The 4 Best Joyo Pedals – Review of Guitar Pedals 2024

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The Joyo pedal brand has made their name offering affordable, high-quality emulations of classic pedals—the originals of which can sell for hundreds of dollars. For the guitarist on a budget, Joyo effects can be a godsend, opening your world to a whole host of new sound possibilities without spending all your rent money on new equipment. With their original price range of between $30 and $80 for an average pedal, Joyo units also give you more freedom to experiment with a broader range of effects that you may not have had access to before. And the effects themselves certainly don’t sound like they should in this price range.

The main reason Joyo guitar pedals have gotten so popular is because of how well they replicate the sound of established effects. While there are a whole host of options available in their catalogue, the four we’ve reviewed below are some of the most popular options.

These are our recommendations for the 4 best Joyo pedals on the market:

Joyo JF-01 Vintage Overdrive Pedal

The Vintage Overdrive is Joyo’s version of the Tube Screamer, guitar history’s most iconic overdrive pedal. With the JF-01 Joyo gives you a simple interface on a relatively compact pedal. The three-knob control has a dial for volume, tone, and drive, with a true signal bypass on a footswitch.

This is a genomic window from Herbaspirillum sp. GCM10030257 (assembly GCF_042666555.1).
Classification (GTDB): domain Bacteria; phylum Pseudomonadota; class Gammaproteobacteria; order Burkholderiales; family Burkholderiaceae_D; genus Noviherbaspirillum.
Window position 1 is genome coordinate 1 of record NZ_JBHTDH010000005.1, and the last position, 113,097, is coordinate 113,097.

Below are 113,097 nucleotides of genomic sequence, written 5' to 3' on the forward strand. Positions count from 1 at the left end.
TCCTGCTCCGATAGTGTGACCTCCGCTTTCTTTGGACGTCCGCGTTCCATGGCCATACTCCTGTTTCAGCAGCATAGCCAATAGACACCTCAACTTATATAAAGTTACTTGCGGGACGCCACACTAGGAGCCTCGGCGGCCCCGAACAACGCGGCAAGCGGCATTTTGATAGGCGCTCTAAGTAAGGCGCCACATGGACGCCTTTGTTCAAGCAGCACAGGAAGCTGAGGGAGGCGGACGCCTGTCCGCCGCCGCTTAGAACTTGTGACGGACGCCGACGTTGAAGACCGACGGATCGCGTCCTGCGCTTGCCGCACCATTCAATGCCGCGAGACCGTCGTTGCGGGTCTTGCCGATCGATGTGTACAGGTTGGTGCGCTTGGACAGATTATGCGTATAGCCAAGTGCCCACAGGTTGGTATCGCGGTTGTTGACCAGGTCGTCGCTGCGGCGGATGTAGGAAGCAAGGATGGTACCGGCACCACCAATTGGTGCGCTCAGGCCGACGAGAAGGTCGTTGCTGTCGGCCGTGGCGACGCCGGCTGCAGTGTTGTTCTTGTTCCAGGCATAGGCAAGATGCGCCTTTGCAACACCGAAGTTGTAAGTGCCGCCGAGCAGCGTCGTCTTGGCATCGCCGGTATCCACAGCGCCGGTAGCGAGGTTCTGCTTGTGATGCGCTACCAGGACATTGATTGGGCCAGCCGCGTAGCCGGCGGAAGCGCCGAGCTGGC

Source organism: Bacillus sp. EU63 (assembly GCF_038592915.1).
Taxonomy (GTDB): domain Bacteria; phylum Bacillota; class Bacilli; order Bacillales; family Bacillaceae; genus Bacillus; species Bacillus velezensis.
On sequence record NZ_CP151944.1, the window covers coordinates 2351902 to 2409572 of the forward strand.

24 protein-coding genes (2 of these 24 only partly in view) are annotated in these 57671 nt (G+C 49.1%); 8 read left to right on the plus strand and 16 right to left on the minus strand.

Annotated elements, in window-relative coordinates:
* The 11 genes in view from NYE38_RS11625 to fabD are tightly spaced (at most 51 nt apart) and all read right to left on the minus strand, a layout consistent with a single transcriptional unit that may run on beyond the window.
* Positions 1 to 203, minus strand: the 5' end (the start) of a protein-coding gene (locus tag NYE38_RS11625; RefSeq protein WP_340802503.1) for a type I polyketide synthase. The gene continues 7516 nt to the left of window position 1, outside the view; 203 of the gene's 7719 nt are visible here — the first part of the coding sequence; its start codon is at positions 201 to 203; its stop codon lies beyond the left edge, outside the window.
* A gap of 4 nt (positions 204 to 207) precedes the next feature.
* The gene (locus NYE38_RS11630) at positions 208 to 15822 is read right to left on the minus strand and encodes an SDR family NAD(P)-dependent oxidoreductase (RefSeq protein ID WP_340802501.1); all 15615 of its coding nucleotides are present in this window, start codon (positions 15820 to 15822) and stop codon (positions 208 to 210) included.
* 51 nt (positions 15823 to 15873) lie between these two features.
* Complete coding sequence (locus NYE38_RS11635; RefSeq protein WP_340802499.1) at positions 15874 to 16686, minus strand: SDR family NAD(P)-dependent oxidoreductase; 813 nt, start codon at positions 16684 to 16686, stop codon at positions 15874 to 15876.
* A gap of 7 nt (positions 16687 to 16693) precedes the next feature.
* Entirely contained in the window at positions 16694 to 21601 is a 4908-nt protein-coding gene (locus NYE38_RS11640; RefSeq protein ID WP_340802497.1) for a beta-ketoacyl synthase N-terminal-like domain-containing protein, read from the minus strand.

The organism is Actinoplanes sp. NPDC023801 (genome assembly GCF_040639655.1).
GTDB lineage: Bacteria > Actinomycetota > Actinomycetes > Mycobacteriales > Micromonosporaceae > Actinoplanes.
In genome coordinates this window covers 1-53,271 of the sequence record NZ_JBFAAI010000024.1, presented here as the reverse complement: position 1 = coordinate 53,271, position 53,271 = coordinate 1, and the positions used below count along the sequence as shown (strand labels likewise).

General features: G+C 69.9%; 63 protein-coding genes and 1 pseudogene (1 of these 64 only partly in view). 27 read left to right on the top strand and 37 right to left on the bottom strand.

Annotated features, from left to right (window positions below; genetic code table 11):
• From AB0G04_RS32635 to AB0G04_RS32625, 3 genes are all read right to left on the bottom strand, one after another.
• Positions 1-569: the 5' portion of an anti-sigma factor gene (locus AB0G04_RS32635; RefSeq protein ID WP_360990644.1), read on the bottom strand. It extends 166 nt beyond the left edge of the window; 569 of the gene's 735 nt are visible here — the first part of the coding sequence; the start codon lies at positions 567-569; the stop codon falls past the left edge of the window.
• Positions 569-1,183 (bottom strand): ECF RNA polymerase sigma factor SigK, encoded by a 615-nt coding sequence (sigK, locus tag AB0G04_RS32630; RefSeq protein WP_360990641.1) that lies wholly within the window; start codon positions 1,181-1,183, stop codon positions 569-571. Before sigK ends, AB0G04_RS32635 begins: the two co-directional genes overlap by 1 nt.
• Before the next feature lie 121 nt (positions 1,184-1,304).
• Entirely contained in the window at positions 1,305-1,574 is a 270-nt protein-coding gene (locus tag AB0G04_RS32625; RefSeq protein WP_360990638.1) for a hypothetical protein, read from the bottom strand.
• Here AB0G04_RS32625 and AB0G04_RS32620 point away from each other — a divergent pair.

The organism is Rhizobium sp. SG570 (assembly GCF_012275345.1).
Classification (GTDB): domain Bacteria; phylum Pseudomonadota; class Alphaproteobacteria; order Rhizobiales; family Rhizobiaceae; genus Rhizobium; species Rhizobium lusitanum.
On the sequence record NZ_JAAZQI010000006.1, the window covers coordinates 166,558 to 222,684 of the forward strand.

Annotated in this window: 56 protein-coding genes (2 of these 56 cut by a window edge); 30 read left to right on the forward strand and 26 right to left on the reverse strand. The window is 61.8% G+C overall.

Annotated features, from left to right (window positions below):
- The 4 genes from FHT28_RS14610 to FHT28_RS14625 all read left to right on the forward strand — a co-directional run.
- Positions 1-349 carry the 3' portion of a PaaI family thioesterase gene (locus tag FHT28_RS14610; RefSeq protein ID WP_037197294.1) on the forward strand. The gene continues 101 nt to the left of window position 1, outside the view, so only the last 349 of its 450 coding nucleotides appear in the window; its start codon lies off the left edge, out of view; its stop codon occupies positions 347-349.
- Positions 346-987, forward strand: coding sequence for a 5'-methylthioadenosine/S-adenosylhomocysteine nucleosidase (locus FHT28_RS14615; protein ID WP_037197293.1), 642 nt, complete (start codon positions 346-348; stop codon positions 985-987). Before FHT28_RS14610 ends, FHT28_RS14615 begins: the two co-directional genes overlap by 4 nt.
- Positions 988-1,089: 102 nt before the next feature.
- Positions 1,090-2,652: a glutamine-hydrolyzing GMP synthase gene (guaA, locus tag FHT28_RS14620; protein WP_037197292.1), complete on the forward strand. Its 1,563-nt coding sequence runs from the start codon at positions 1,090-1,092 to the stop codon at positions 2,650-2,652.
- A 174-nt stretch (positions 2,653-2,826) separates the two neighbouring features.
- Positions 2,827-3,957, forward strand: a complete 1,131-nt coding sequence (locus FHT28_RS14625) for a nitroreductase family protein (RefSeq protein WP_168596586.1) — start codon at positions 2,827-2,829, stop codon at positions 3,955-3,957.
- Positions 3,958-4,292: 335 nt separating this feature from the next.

The sound of the pedal is really what counts, though, and on that front it matches the Tube Screamer in effect as well as character. It even improves upon the original pedal in some ways, getting rid of that “mid range hump” the vintage pedals were known for and instead giving you great clarity in your mid-range whatever your overdrive level.

Joyo D-SEED Dual Channel Digital Delay Pedal

Delay pedals are one of those effects that tend to cost a lot if you want one that gives you full control over the speed and sound of your delay. This makes the D-SEED Dual Channel delay pedal from Joyo an especially exciting entry in their catalogue, considering it offers features you’d expect to find on pedals that cost twice as much or more.